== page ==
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Sharp stock market drop likely human, computer error
By Lucas Mearian
The Dow Jones Industrial Average
plummeted almost 1,000 points in a
half-hour today, the cause of which appears to be human error
exacerbated by a market made more volatile by high-speed trades and
automatic sale orders that are measured in milliseconds.
Sources said a trader attempting to
short-sell 16 million shares of
S&P 500 stock, possibly involving Proctor & Gamble profits,
entered a "b" for billion instead of an "m" for million. That error
sent high frequency traders scurrying, causing liquidity to vanish.
fell as low as 9,867 points from its previous day's close of 10,868
before rebounding to 10,464 points by the close of the market today.
Chris Nagy, managing director of
order routing strategy at TD
Ameritrade, was moderating a panel on market structure at a trade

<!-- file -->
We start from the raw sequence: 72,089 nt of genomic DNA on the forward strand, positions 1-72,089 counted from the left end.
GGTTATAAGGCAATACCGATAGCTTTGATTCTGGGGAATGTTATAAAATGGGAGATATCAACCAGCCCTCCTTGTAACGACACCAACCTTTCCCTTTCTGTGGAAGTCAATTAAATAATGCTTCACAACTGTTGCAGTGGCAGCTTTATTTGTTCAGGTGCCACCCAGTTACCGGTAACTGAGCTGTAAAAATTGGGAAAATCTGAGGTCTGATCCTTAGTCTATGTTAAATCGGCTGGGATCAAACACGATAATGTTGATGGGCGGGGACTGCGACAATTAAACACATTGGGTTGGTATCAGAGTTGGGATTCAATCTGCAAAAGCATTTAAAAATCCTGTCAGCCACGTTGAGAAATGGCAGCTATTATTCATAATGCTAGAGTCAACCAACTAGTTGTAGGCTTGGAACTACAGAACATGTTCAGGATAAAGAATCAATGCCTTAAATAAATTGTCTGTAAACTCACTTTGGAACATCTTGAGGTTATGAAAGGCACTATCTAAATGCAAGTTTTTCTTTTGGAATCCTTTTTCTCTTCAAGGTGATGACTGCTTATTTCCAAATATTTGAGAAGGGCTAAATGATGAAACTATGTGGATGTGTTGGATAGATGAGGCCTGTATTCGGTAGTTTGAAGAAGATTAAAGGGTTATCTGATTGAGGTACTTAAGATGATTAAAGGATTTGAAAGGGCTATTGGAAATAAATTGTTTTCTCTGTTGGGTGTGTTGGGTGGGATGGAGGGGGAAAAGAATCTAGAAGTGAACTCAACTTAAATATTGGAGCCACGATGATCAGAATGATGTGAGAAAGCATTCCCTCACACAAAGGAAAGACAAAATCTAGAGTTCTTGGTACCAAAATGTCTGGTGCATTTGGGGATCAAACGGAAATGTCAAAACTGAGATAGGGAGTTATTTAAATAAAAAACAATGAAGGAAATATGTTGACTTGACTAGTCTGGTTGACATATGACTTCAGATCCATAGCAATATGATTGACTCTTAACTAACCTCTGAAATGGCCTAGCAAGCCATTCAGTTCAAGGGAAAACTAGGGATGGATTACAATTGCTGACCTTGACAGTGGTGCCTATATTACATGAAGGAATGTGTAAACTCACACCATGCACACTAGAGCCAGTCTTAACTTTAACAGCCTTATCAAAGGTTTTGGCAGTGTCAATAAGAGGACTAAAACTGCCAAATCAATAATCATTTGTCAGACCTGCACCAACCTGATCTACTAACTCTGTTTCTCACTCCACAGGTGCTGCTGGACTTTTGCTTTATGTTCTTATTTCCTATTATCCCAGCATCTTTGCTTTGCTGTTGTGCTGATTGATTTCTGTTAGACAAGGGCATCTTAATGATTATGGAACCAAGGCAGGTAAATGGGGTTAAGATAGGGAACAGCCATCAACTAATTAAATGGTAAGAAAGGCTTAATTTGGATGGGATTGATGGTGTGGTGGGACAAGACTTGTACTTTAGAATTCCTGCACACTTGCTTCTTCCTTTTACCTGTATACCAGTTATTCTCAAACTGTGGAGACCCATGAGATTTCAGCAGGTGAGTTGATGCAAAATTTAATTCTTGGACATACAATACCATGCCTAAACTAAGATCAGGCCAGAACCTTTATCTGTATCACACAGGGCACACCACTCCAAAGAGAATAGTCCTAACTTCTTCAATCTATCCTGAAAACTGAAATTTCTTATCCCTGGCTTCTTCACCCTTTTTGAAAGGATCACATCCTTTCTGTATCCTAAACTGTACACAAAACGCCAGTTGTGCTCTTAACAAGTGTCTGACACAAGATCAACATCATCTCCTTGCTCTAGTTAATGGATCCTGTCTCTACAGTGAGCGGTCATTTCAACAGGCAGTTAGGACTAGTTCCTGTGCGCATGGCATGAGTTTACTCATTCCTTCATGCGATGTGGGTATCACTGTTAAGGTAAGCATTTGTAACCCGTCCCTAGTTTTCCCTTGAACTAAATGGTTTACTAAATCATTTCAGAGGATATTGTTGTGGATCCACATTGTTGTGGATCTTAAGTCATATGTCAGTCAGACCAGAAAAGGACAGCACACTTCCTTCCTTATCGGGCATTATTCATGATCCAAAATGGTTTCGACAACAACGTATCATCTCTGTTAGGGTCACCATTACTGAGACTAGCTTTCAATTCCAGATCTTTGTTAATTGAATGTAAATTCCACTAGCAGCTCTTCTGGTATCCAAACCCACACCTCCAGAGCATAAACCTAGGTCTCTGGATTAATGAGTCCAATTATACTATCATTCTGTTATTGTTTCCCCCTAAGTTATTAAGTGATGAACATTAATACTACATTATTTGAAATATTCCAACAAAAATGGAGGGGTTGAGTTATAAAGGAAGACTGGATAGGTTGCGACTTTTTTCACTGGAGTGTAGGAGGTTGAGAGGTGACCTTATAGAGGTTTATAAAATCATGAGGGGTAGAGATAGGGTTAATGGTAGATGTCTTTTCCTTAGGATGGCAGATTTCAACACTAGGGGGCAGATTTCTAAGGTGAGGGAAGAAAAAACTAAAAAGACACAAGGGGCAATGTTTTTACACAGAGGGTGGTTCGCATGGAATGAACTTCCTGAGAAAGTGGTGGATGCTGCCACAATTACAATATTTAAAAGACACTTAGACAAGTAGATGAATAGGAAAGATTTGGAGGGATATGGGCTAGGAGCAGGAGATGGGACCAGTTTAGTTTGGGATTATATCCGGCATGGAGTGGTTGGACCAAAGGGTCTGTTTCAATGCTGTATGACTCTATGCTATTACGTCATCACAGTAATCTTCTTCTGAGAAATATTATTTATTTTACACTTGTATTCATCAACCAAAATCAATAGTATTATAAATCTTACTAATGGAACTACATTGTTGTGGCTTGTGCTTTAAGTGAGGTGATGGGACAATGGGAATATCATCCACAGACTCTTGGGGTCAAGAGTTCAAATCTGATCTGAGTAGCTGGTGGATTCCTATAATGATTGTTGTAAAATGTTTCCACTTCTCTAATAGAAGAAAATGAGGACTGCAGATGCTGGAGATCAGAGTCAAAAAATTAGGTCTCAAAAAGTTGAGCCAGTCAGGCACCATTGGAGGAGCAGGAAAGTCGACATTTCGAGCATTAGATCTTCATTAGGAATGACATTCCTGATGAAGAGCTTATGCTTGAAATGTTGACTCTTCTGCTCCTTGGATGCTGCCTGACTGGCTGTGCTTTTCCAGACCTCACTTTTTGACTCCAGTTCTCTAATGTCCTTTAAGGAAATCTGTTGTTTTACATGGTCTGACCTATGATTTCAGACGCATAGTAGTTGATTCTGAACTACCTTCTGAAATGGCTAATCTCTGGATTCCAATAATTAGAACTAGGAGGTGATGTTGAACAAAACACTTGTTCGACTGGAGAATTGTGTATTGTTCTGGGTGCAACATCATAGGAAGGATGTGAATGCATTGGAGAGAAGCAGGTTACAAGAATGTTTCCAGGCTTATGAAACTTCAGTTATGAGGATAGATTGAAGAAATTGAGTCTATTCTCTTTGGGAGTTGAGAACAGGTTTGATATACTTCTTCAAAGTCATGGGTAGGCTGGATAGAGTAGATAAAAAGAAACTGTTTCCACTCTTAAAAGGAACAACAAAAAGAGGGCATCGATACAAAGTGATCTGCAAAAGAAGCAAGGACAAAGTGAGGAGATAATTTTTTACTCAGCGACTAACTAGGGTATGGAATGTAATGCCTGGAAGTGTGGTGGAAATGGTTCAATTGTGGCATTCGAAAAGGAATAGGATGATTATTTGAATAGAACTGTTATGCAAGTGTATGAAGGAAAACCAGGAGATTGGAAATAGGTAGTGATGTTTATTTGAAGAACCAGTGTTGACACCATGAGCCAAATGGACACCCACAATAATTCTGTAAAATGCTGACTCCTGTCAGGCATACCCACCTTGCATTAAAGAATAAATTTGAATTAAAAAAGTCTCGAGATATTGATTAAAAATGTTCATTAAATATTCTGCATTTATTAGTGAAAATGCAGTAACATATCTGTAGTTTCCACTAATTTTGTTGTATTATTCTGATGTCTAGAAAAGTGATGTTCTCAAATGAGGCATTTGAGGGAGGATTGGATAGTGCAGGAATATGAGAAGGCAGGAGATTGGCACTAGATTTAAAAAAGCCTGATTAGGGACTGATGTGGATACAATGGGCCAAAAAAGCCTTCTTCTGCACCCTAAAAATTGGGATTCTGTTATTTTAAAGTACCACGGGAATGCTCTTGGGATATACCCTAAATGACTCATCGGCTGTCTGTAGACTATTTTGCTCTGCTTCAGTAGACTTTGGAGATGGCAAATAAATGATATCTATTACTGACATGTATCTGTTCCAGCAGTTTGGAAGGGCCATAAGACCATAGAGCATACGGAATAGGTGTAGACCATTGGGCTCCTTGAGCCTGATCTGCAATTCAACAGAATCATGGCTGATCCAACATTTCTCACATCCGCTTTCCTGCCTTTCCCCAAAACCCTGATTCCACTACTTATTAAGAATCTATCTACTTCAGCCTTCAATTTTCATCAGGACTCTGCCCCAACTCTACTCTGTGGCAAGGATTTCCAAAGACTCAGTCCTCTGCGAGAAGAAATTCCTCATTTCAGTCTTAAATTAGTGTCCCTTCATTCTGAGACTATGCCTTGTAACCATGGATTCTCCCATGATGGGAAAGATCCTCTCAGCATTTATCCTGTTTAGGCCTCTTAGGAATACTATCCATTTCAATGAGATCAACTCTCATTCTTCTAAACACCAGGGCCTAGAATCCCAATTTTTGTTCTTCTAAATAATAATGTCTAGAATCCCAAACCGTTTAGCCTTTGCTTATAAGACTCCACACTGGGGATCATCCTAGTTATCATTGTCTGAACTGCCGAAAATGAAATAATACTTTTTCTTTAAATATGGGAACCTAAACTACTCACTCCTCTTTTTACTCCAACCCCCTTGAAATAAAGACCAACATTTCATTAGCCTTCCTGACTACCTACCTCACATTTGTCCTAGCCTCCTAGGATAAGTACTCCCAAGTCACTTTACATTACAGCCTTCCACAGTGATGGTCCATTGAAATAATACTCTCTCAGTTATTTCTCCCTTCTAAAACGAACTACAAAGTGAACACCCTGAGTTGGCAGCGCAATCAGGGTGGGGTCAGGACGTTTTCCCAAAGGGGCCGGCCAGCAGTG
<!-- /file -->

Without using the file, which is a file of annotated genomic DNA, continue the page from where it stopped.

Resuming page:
operations conference at about 2 p.m. EST, when he was notified of the
"It seemed a little suspicious at
the time. That's our conclusion,"
Nagy said. "But we've warned the SEC [U.S. Securities and Exchange
Commission] of a lot of the problems created with some of the
high-frequency trading in the marketplace."
"When you have some algorithmic
error, which this is appearing to
be, the impact of that trade caused the pricing in the markets to
collapse," Nagy continued.
For example, Nagy said some of TD
Ameritrade's client orders, where
the normal price of the stock was $60, received trade fulfillments at
In another example, The Wall Street
blog reported one stock price on Accenture's platform plummeted
from over $40 at 2:47 p.m. to $.01 at 2:48 p.m. today.
"So clearly there was a flaw in the
system and there were some
algorithmic events that triggered a much more cataclysmic event in the
marketplace," Nagy said.